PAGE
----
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How was Great Britain made? And what has it meant at different times to be British?
In this prize-winning book, Linda Colley combines imperial, political, social and cultural history to analyse the evolution of Britishness, evoking its enduring tensions as well as its powerful characteristics. Britons is now reissued in a revised edition with a new introductory essay by the author commenting on the book's genesis and critical reception and on recent political developments.
In this prize-winning book, Linda Colley interweaves political, military, and social history to recount how England, Wales, and Scotland joined together to form a new British nation and how heroes and politicians, artists and writers, and ordinary men and women helped forge a British identity. 82 b&w illustrations.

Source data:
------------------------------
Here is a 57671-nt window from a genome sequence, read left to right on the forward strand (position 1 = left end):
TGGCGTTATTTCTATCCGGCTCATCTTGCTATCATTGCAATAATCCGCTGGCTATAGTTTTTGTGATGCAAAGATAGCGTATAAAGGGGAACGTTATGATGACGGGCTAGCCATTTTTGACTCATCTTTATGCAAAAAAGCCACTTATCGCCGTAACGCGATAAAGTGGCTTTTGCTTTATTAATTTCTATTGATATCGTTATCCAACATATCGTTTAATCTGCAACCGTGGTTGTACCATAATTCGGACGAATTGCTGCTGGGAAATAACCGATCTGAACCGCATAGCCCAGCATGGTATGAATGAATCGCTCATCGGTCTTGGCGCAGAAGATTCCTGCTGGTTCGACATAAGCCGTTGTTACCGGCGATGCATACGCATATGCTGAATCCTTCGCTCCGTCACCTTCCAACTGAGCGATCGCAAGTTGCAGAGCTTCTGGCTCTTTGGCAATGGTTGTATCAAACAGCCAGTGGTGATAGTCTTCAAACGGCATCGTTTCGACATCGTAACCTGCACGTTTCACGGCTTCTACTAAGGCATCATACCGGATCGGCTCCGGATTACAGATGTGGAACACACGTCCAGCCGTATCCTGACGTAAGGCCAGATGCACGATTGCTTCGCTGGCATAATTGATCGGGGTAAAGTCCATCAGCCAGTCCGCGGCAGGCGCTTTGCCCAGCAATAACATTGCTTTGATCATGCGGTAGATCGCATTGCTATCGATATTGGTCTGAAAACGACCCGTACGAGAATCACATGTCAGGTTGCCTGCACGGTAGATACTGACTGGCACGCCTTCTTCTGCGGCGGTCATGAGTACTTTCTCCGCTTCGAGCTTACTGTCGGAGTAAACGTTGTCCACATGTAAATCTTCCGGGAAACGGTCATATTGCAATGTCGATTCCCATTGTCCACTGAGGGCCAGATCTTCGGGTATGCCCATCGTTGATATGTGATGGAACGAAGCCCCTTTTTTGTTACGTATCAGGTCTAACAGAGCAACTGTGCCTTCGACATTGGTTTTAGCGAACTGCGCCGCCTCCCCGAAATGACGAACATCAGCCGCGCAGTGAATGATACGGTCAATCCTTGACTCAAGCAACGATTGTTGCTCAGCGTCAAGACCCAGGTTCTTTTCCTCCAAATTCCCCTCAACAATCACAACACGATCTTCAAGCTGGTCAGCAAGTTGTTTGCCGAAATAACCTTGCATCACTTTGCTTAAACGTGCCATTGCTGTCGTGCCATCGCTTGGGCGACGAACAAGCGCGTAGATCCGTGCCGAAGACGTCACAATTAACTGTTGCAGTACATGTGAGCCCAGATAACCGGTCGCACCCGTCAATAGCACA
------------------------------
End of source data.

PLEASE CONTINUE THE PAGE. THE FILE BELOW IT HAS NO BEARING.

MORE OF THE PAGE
“Dashingly written and firmly unsentimental.”—Keith Thomas, New York Review of Books
“Extremely learned and penetrating . . . [and] most entertaining.”—Conor Cruise O’Brien, New Republic
". . . the most dazzling and comprehensive study of a national identity yet to appear in any language. It ranges as widely as its subject demands—taking in things often forgotten by conventional political history. . . . It is a model of its kind."—Tom Nairn, The Scotsman
|App||The geography of loyalty in 1745||376|
|App||Men at arms throughout Great Britain, May 1804||378|
|App||Volunteers and their chosen sphere of action in 1798||382|